Rights groups and politicians say that anger is growing among the country’s minority Hindu community as temples, many of historic value, are bulldozed at the rate of at least one every few weeks to make way for new developments.
Hindu groups have appealed to Abdullah Ahmad Badawi, the prime minister, to halt the destruction and respect the rights of religious minorities in mainly-Muslim Malaysia, but concern is growing that the situation will become volatile.
Waytha Moorthy, the chairman of the Hindu Rights Action Force, which lobbies on behalf of affected temple groups, said that “at the moment, devotees are pleading and crying, but eventually they will not plead and cry anymore”.
“We are worried if people get emotional about it, they will resort to other means. They have come to us for help, but eventually we will also fail unless the government intervenes.”
Thousands of temples
About half of Malaysia’s 26 million people are Malay, who are almost all Muslim, 8% are Indians – mostly Hindus – and 24% Chinese, with indigenous and others making up the rest.
“The land belongs to the government and the government has to build roads, schools and bridges. We are a liberal society and I respect all religions”
Mohamad Amin Abdul Aziz, City Hall deputy director-general
The country has thousands of Hindu temples and shrines, many built on private or plantation land by Indian migrant labourers before the country gained independence from Britain in 1957.
The land has since been acquired by local councils or state authorities, who argue the temples are illegal buildings and have been knocking them down.
Hindu groups say the nationwide destruction of temples has been going on for years, but that demolitions in the capital Kuala Lumpur and the states of Selangor and Negeri Sembilan have accelerated lately.
The government, under fire for bulldozing temples with police assistance, said it had demolished three since February to make way for road projects and a low-cost housing development.
Another three are due to be demolished over the next few months but in consultation with Hindu groups over how it should take place, said Mohamad Amin Abdul Aziz, City Hall’s deputy director-general.
“The land belongs to the government and the government has to build roads, schools and bridges,” he said.
“We are a liberal society and I respect all religions. I want them to have a temple of their own, but they should go through the proper channels,” he said, adding groups had to build on land gazetted for temples or buy land privately.
But Hindu groups argue that the authorities should permanently relocate the temples, some of which are more than 100-years-old, and are used by devotees from lower income groups who cannot afford to buy land.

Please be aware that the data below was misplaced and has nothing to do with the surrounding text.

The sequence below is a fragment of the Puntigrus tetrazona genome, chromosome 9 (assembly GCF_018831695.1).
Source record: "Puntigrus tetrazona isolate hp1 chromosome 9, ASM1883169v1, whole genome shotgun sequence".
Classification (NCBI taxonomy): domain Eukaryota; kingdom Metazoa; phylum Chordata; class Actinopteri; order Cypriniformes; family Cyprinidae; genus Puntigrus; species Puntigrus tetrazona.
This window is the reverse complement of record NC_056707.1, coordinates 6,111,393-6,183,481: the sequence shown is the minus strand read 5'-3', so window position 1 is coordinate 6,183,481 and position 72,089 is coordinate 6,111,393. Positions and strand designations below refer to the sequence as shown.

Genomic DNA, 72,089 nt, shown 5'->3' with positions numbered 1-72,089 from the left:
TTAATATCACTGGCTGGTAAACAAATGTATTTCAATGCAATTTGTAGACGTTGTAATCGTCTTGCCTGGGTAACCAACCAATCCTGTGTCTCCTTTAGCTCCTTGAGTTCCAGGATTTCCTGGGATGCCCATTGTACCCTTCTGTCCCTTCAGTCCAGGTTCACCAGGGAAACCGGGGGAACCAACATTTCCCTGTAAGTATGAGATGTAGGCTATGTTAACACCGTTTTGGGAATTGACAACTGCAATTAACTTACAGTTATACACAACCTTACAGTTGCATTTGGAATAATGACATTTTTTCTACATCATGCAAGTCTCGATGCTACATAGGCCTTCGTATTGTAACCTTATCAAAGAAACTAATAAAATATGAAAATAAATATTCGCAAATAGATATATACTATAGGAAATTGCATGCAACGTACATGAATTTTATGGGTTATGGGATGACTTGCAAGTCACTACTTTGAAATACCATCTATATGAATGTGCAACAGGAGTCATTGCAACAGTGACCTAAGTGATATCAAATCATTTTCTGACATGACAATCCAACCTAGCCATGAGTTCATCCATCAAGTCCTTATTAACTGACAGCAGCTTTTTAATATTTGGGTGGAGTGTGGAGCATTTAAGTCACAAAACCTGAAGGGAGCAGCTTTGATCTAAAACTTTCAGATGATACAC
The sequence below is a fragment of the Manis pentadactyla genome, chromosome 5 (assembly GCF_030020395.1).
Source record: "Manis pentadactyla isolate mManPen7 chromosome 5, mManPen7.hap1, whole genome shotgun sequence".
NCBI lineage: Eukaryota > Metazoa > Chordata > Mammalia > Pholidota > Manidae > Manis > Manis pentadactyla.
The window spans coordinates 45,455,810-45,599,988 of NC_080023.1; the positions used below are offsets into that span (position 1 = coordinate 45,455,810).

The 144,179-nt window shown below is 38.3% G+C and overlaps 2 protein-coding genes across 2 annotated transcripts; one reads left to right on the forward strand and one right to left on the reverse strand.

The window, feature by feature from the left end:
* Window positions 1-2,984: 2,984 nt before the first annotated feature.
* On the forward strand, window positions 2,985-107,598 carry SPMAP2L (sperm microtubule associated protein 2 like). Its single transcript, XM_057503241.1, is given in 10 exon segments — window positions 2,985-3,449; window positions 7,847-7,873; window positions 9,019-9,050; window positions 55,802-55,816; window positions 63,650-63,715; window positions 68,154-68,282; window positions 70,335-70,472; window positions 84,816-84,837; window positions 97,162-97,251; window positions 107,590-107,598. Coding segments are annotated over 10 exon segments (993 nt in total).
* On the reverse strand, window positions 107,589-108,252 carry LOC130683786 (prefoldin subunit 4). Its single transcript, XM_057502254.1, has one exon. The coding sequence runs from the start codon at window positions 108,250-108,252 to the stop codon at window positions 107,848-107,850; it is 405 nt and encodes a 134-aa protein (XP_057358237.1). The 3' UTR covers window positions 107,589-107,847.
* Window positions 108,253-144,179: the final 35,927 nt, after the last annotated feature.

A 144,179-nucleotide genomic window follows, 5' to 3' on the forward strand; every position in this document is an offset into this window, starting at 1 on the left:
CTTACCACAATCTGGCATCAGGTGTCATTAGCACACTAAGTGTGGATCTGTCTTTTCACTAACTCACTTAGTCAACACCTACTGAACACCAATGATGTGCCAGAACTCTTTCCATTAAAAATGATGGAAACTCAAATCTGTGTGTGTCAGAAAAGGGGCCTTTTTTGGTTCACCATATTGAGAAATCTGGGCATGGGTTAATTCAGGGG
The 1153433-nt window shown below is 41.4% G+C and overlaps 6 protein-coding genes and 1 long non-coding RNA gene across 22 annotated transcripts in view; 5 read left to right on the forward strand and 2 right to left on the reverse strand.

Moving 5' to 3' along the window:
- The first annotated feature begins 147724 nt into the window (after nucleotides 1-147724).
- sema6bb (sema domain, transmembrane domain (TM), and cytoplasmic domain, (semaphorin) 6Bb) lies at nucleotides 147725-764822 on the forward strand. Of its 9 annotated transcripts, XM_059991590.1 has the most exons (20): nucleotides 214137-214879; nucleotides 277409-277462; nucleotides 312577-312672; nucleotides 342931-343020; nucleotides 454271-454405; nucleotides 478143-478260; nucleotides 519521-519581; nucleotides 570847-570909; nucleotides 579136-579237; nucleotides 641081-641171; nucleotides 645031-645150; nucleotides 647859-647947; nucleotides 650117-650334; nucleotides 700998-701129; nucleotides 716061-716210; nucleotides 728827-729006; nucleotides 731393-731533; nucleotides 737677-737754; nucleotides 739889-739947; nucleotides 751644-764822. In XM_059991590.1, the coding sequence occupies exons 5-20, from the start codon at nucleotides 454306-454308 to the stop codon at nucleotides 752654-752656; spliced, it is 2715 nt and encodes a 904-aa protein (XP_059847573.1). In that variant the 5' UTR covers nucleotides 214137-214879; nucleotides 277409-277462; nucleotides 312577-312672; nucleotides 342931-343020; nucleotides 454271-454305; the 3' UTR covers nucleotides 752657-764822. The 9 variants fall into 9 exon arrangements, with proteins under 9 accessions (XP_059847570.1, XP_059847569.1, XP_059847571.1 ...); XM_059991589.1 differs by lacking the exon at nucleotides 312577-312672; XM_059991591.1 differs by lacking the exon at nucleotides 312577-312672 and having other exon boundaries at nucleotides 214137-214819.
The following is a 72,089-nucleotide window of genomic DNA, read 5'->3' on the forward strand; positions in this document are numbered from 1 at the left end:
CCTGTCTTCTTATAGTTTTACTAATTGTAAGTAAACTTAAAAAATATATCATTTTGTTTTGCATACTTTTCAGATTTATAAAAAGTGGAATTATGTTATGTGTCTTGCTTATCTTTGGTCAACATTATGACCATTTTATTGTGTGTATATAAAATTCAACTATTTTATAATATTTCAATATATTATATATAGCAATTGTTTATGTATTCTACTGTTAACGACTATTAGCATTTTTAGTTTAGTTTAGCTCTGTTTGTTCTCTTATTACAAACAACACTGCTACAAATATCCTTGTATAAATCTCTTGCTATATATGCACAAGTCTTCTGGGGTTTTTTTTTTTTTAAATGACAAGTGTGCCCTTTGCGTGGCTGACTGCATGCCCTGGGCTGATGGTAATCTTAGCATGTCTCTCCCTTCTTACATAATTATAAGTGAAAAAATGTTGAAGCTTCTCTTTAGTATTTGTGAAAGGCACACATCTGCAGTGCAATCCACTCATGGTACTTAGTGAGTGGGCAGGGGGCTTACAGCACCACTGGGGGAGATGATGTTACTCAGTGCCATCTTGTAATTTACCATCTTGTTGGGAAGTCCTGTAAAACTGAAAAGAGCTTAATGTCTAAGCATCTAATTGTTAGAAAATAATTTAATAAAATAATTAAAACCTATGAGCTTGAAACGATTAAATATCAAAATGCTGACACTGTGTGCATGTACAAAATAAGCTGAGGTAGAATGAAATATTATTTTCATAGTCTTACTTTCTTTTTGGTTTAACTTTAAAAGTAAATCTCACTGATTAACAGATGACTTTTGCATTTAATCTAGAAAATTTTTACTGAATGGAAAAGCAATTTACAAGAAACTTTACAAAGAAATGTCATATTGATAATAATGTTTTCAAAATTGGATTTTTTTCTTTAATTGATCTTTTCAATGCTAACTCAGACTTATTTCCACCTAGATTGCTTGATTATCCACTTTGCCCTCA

In a sign of growing frustration, some 50 Hindus, including women and children, held a rare protest in front of City Hall late last month to complain their religious rights were being trampled on.
TM Ramachandran, the Southeast Asia organiser for Hindu Sevai Sangam, a group that counsels young people, said Hindus were being “suppressed” and left little room to negotiate over temple relocations.
Muslim Malays make up about
“More than being angry, we are very frustrated because we are also citizens of this country,” said Ramachandran.
“We have been very, very tolerant for so many years with these things happening. They’ve really pushed us to the wall.”
The unrest over the demolitions follows the controversial Muslim burial in December of an ethnic Indian mountaineering hero, M Moorthy, over the protests of his Hindu wife who said he had never converted to Islam.
The incident raised ethnic tensions and accusations from Malaysia’s religious minorities that their rights were being undermined by what they say is growing Islamic conservatism.
Human rights group Aliran has also warned the demolitions could ramp up religious and racial tensions in a country which constantly working to maintain ethnic harmony.
After the Moorthy case, “such demolitions could also reinforce the feeling among members of cultural minorities that their democratic and religious space is slowly and unjustly being squeezed”, Aliran said.
S Paranjothy, the deputy chief of the youth arm of the Gerakan party which is a member of Malaysia’s ruling coalition, said he feared tensions over the demolitions would spill over into a repeat of previous communal violence.
“You are pushing people and some of them may be fearful, but others may not tolerate this … anything can happen”
S Paranjothy, deputy chief Gerakan party youth arm
The so-called 1978 Kerling incident saw Hindu devotees killing a group of five conservative Muslims who were caught desecrating a temple.
“You are pushing people and some of them may be fearful, but others may not tolerate this,” he said.
“If they carry on like this, there will be a repeat of this. The other time it was only five that died, but the next time 50 or 100 may die. You never know, anything can happen.”